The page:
Some hatchling Western hognoses can be challenging to get to accept mice. Scenting a thawed pinky mouse with canned tuna or salmon juice is easy and may encourage these snakes to eat. It usually gets good results, and it’s easy to wean the snakes off this form of scenting in a very short time. Sometimes “braining” a pinky works well, too, although this is not for the squeamish. It involves making a small pinhole in the skull of a frozen/thawed pinky, and squeezing a bit of brain matter out to smear on the mouse’s nose.
It is not recommended that toads be used as a scenting medium for Western hognoses. Using toads can introduce dangerous parasites to the snake, and it can also be difficult to wean small Western hognoses off toad-scented mice. Finding toads throughout the year can present problems, too.
Western Hognose Snake Water
Even though wild Western hognoses inhabit areas that are semi-arid, pets still need a ready supply of clean water at all times. Change the water and wash the water bowl at least every week, and more often if the snake fouls the water.
Western Hognose Snake Handling and Temperament
The Western hognose is a docile, easy-to-handle snake. While individuals may exhibit spectacular bluffing displays as mentioned previously, these are not signs of aggression. Do not bother a snake that is exhibiting bluffing behavior, so as not to cause it undue stress. Wait until the snake has calmed down, and then handle it.
Western hognose bites are very rare, and typically occur due to a snake’s overeager feeding response. Some snakes will gently take food off hemostats, or they may prefer having food left in a quiet corner of the enclosure to eat at their leisure. Others will emerge from their enclosures ready for food with mouths open. No matter which type of behavior your animal displays, use hemostats, tongs or forceps to reduce the chance of an accidental bite.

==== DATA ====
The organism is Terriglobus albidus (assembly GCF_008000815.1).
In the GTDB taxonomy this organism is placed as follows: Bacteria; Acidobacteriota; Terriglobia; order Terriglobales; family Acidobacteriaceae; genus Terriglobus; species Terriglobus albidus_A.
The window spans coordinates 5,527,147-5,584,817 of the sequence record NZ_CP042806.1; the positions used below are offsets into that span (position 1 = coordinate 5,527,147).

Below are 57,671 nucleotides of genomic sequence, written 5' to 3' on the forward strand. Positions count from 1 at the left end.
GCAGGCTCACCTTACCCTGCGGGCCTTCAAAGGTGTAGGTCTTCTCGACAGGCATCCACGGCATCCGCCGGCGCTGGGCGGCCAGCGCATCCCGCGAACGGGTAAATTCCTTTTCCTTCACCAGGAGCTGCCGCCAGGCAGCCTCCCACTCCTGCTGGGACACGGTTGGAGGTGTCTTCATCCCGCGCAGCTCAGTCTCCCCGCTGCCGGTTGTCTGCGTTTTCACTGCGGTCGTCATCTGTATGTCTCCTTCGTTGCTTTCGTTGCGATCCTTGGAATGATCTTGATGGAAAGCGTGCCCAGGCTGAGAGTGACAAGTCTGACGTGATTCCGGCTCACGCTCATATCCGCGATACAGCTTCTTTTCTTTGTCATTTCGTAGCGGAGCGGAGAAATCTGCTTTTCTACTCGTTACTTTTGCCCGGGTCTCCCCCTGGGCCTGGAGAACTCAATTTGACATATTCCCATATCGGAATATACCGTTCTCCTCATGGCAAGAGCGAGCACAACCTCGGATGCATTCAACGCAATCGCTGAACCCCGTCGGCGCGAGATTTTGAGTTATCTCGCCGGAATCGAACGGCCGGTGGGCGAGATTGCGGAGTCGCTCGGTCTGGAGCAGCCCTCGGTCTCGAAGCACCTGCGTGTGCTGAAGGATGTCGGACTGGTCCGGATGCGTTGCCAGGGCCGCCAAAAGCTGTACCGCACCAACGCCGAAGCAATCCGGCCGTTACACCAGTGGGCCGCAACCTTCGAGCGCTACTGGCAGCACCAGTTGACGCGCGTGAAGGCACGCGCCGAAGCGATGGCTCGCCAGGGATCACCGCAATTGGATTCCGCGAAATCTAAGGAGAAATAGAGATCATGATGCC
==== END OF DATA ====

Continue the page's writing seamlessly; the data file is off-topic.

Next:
Of the many Western hognoses I have produced or owned in my personal collection, over the number of years I have worked with these animals, I have been bitten only once. If a bite occurs, do not force the snake off by yanking on it, which could damage its jaws. Instead, pour a small capful of mint mouthwash onto the area the snake is biting. This is harmless to the snake and will result in it releasing its bite. Sometimes a hognose bite may lead to mild swelling at and around the bite site. This is best remedied by cleaning the location of the bite with soap and water and taking Benedryl within an hour after a bite occurs.
For decades, there has been discussion as to whether the Western hognose should be classified as a venomous reptile. It produces a proto-lipase enzyme cocktail in its saliva (as nearly all life forms do) that many herpetological authorities believe is used to help break down food. When someone uses the term “venomous,” they are referring not only to the type of enzyme cocktail injected into a victim, but also the system used in the delivery of venom. The Western hognose has a very primitive and inefficient delivery system, and its oral secretions (saliva) are harmless to humans. One might also look at its enlarged maxillary teeth as being used primarily to secure and hold food items.
Jeff Clayton has produced and worked with a large variety of Western hognose morphs. His current projects include a variety of color-phased Western hognoses, Lavender and pattern mutations. Visit his website at cahabariverreptiles.com.